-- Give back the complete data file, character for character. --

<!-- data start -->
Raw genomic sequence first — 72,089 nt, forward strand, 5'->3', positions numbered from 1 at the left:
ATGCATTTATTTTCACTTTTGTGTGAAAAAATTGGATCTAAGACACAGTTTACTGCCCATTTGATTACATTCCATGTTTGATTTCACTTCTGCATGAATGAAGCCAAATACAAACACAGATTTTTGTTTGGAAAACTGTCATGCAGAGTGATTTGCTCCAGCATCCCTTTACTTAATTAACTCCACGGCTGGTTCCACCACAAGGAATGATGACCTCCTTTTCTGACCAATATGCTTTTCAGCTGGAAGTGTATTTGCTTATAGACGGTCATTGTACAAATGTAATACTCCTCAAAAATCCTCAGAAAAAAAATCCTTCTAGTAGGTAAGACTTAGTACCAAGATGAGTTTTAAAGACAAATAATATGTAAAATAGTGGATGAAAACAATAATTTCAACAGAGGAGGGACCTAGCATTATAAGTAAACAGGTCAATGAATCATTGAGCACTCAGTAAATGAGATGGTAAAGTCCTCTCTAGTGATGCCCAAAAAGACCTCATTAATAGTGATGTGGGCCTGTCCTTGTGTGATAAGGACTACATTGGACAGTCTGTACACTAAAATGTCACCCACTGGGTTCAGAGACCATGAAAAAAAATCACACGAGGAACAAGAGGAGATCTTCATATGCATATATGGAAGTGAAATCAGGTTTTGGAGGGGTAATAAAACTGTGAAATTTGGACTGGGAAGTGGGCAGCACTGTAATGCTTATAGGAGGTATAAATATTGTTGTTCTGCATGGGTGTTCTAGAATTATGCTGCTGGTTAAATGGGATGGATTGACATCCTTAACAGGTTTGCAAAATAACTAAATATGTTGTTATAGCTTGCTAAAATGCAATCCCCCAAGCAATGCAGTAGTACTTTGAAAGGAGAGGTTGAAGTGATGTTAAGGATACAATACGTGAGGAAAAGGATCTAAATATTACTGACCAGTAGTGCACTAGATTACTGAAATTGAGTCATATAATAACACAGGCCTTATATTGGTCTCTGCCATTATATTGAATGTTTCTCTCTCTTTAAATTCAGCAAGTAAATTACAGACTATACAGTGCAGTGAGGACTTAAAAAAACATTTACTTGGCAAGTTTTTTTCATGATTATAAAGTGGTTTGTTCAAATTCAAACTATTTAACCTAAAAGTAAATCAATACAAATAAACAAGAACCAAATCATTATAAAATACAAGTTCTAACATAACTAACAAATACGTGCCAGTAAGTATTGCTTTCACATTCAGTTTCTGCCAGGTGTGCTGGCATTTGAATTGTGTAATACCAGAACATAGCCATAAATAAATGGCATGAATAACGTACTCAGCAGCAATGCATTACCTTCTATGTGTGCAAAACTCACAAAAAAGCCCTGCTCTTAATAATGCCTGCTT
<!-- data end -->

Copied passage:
Raw genomic sequence first — 72,089 nt, forward strand, 5'->3', positions numbered from 1 at the left:
ATGCATTTATTTTCACTTTTGTGTGAAAAAATTGGATCTAAGACACAGTTTACTGCCCATTTGATTACATTCCATGTTTGATTTCACTTCTGCATGAATGAAGCCAAATACAAACACAGATTTTTGTTTGGAAAACTGTCATGCAGAGTGATTTGCTCCAGCATCCCTTTACTTAATTAACTCCACGGCTGGTTCCACCACAAGGAATGATGACCTCCTTTTCTGACCAATATGCTTTTCAGCTGGAAGTGTATTTGCTTATAGACGGTCATTGTACAAATGTAATACTCCTCAAAAATCCTCAGAAAAAAAATCCTTCTAGTAGGTAAGACTTAGTACCAAGATGAGTTTTAAAGACAAATAATATGTAAAATAGTGGATGAAAACAATAATTTCAACAGAGGAGGGACCTAGCATTATAAGTAAACAGGTCAATGAATCATTGAGCACTCAGTAAATGAGATGGTAAAGTCCTCTCTAGTGATGCCCAAAAAGACCTCATTAATAGTGATGTGGGCCTGTCCTTGTGTGATAAGGACTACATTGGACAGTCTGTACACTAAAATGTCACCCACTGGGTTCAGAGACCATGAAAAAAAATCACACGAGGAACAAGAGGAGATCTTCATATGCATATATGGAAGTGAAATCAGGTTTTGGAGGGGTAATAAAACTGTGAAATTTGGACTGGGAAGTGGGCAGCACTGTAATGCTTATAGGAGGTATAAATATTGTTGTTCTGCATGGGTGTTCTAGAATTATGCTGCTGGTTAAATGGGATGGATTGACATCCTTAACAGGTTTGCAAAATAACTAAATATGTTGTTATAGCTTGCTAAAATGCAATCCCCCAAGCAATGCAGTAGTACTTTGAAAGGAGAGGTTGAAGTGATGTTAAGGATACAATACGTGAGGAAAAGGATCTAAATATTACTGACCAGTAGTGCACTAGATTACTGAAATTGAGTCATATAATAACACAGGCCTTATATTGGTCTCTGCCATTATATTGAATGTTTCTCTCTCTTTAAATTCAGCAAGTAAATTACAGACTATACAGTGCAGTGAGGACTTAAAAAAACATTTACTTGGCAAGTTTTTTTCATGATTATAAAGTGGTTTGTTCAAATTCAAACTATTTAACCTAAAAGTAAATCAATACAAATAAACAAGAACCAAATCATTATAAAATACAAGTTCTAACATAACTAACAAATACGTGCCAGTAAGTATTGCTTTCACATTCAGTTTCTGCCAGGTGTGCTGGCATTTGAATTGTGTAATACCAGAACATAGCCATAAATAAATGGCATGAATAACGTACTCAGCAGCAATGCATTACCTTCTATGTGTGCAAAACTCACAAAAAAGCCCTGCTCTTAATAATGCCTGCTT